Mr. Perry to Mr. Seward

No. 93.]

Sir: Your attention will have been arrested by the description given by our consul at Teneriffe of a suspicious new and very swift steamer, which called at that port on the 10th and 11th of last month, and took one hundred tons of coals. She was called the Keang-Soo, and bore the Chinese flag, pretending to be a Chinese man-of-war; carried six guns and one hundred and ten men, all Englishmen; had just sailed from the Clyde, and was to be followed, as her officers announced, by other sister ships destined to the same service, and which would also call at Teneriffe for coals.

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I enclose for your perusal the copy of a letter I have just addressed to Mr. Adams on this subject.

Is there not a fleet of English-built and English-manned steamers collecting in some distant sea, to be transferred openly hereafter to the service of our rebels?

You will perhaps be able to confirm or reject this suspicion by additional information received from other quarters, but I beg you to aid me and guide my action by your instructions.

I confess that, as the facts appear here at present, I should feel very much tempted to advise any commander of a sufficient naval force in our service to overhaul one of these Chinese men-of-war, or all of them, and take them into port, if his examination of their character should not prove completely satisfactory.

I should feel confident that any question with his Imperial Majesty the Emperor of China, resulting from a mistake in the detention of these vessels, armed and manned in England, would not be beyond your power to arrange satisfactorily after the mistake (if any were made) should be corrected. But there is no naval force now near me fit for such service.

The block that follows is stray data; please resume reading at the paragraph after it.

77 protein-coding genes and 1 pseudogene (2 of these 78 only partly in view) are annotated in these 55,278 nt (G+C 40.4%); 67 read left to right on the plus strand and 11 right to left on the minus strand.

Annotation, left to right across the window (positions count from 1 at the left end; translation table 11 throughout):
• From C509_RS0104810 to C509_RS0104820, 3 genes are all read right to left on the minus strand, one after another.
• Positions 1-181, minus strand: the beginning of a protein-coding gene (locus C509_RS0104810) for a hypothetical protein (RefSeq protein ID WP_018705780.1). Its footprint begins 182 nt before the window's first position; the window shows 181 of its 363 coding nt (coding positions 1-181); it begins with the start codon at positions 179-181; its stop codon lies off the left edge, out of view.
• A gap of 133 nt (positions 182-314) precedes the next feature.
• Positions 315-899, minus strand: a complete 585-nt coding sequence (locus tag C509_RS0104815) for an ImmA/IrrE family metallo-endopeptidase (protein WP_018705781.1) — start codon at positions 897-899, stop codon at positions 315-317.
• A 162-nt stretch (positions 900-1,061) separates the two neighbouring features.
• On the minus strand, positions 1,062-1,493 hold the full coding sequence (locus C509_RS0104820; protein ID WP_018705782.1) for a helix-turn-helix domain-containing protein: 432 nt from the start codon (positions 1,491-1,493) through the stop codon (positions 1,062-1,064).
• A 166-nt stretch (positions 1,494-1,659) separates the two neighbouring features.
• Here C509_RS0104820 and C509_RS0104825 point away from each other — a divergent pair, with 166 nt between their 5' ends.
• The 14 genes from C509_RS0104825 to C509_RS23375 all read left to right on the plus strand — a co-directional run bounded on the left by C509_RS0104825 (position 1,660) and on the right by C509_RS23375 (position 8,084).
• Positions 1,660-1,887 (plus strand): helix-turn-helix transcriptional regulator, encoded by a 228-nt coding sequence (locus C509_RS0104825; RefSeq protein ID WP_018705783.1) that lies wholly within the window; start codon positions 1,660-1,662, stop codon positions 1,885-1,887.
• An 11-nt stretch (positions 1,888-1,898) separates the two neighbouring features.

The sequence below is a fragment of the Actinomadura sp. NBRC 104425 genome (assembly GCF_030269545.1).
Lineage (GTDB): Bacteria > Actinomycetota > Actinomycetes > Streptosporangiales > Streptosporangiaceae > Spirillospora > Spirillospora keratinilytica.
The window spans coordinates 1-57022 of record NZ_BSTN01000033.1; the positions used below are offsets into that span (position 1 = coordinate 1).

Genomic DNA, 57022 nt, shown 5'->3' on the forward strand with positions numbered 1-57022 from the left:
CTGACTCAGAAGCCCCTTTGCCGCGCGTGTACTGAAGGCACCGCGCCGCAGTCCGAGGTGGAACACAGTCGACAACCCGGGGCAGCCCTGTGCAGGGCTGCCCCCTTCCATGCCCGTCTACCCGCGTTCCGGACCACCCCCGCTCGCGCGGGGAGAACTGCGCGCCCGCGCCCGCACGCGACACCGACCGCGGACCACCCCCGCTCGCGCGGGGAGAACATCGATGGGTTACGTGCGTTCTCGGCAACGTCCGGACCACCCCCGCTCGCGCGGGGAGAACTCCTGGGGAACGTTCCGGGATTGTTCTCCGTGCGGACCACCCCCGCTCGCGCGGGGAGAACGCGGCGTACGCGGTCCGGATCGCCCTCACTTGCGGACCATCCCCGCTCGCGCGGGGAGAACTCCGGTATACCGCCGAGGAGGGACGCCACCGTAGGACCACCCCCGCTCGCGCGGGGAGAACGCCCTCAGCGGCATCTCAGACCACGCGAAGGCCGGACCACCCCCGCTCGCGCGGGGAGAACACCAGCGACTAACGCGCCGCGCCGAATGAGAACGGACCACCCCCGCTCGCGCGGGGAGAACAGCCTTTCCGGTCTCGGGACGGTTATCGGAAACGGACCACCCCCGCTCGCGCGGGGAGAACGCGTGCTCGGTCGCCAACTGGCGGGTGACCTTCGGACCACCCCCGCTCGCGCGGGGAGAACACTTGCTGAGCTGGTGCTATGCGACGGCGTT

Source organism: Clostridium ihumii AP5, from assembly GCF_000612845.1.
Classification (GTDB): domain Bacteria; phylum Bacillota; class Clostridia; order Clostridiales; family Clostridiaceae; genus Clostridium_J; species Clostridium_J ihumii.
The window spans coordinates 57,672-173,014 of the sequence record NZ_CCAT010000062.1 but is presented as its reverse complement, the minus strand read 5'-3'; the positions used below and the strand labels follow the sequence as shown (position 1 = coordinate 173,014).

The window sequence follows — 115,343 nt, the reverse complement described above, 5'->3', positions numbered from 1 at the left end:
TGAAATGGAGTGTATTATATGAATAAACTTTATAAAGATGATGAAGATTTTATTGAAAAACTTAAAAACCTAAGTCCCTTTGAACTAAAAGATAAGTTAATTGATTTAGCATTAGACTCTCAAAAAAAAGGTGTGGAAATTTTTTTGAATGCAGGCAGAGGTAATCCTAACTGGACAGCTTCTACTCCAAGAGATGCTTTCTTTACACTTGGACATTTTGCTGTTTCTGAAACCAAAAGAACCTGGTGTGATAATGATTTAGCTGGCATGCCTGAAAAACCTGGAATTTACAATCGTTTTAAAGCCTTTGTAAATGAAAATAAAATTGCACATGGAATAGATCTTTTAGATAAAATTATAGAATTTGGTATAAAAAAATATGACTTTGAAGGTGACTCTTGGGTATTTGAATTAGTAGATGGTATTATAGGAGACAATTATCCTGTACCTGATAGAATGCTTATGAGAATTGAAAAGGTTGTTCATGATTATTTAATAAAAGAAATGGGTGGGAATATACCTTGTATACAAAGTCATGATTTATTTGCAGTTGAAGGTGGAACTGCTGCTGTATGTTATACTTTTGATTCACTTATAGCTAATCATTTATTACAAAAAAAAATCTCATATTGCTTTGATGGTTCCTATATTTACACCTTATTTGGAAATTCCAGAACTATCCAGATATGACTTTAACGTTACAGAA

I lack not merely the advantage of your instructions, and the considerations of your better judgment to decide such a point as this, but the material means for any efficient action are completely wanting.

The President will probably have already taken such action as the government may have deemed adequate upon receipt of the letter of the consul at Teneriffe, which he informs me he addressed to you on or about the 14th of last month.

With sentiments of the highest respect, sir, your obedient servant,


Hon. William H. Seward, Secretary of State, Washington.

Mr. Perry to Mr. Adams

Sir: I have received information from the consul of the United States at Teneriffe (Canary islands) to the effect that a very suspicious craft called the Keang-Soo, bearing the Chinese flag and pennant, and purporting to be a Chinese man-of-war, was at that port on the 10th and 11th of June, on her way from the Clyde to China, as she said. She was officered and manned by Englishmen, carried six guns, with a crew of one hundred and ten seamen, and was an exceedingly swift craft. The consul believes her to be a new confederate cruiser, and that, he reports, was the general opinion in the island.

The ship having no bill of health, and her flag being unknown to the local authorities, she was not admitted to pratique, but took one hundred tons of coals in quarantine and proceeded on her voyage.

Her officers said at Teneriffe that more vessels under the same flag were now fitting out in England, and would also call at Teneriffe for coals. The consul wrote immediately to the government at Washington, and I hasten to put this matter in your knowledge for such effect as you may think proper to give it in England.

Would it not be well to advise the captain of some one of our national vessels to proceed to the Canary islands, in the hope of overhauling one of these crafts?

I have no ship for this service near me; an old sailing sloop at Cadiz is the [Page 981] only man-of-war in Spanish ports. Perhaps you may know of a steam sloop or gunboat near your legation. Perhaps you may know also that these crafts are really intended for service in China, where, I am told, our English friends do not see two belligerents, but only a legitimate government and a rebellion, which it is quite proper for them to aid in suppressing.

Whether Chinese or confederate, will not these ships be transferred to the rebel service in the eastern seas? Is there not a fleet of them collecting in those distant seas, either to destroy our commerce or to come back in force upon our unprotected Pacific coast, or even to undertake some bold enterprise in the Atlantic ports, or in the gulf of Mexico?

Very respectfully, your obedient servant,


His Excellency Charles F. Adams, &c., &c., London.